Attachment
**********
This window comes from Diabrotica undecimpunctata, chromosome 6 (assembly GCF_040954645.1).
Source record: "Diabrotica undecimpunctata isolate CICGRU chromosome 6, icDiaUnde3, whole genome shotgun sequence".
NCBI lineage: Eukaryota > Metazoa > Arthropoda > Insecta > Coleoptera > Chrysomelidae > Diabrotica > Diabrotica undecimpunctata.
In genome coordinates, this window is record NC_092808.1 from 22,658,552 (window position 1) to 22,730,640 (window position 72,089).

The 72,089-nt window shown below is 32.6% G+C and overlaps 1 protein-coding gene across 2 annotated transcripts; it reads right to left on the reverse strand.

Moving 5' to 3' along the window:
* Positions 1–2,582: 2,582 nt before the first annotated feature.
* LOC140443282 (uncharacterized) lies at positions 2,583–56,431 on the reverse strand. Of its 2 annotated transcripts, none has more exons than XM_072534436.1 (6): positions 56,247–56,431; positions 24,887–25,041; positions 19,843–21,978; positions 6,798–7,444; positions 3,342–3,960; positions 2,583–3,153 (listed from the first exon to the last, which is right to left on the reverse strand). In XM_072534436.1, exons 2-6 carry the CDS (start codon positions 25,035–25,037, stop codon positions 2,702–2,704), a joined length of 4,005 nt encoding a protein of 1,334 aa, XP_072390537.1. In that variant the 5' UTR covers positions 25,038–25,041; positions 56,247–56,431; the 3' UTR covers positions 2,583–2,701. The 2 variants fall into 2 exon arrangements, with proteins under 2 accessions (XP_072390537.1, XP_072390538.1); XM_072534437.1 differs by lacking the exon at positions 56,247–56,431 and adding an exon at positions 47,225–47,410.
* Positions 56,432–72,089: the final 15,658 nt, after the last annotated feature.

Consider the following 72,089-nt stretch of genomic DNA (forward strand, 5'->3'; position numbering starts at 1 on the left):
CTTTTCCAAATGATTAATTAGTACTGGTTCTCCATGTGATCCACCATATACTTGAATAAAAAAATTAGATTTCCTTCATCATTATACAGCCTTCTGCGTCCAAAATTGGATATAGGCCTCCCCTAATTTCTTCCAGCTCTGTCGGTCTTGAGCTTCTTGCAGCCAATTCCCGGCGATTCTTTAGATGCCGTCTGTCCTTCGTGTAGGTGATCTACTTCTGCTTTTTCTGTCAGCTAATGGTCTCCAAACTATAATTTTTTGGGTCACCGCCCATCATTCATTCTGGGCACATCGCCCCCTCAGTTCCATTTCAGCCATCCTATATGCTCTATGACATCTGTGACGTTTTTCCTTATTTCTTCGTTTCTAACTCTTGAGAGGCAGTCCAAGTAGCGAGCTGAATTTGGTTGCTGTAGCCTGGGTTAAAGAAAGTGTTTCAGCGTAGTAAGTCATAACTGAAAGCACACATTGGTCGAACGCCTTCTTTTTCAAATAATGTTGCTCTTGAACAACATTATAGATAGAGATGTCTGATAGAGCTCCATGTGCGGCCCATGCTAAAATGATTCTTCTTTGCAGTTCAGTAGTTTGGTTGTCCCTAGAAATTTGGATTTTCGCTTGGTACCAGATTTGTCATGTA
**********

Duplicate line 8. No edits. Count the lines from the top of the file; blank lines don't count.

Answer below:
* LOC140443282 (uncharacterized) lies at positions 2,583–56,431 on the reverse strand. Of its 2 annotated transcripts, none has more exons than XM_072534436.1 (6): positions 56,247–56,431; positions 24,887–25,041; positions 19,843–21,978; positions 6,798–7,444; positions 3,342–3,960; positions 2,583–3,153 (listed from the first exon to the last, which is right to left on the reverse strand). In XM_072534436.1, exons 2-6 carry the CDS (start codon positions 25,035–25,037, stop codon positions 2,702–2,704), a joined length of 4,005 nt encoding a protein of 1,334 aa, XP_072390537.1. In that variant the 5' UTR covers positions 25,038–25,041; positions 56,247–56,431; the 3' UTR covers positions 2,583–2,701. The 2 variants fall into 2 exon arrangements, with proteins under 2 accessions (XP_072390537.1, XP_072390538.1); XM_072534437.1 differs by lacking the exon at positions 56,247–56,431 and adding an exon at positions 47,225–47,410.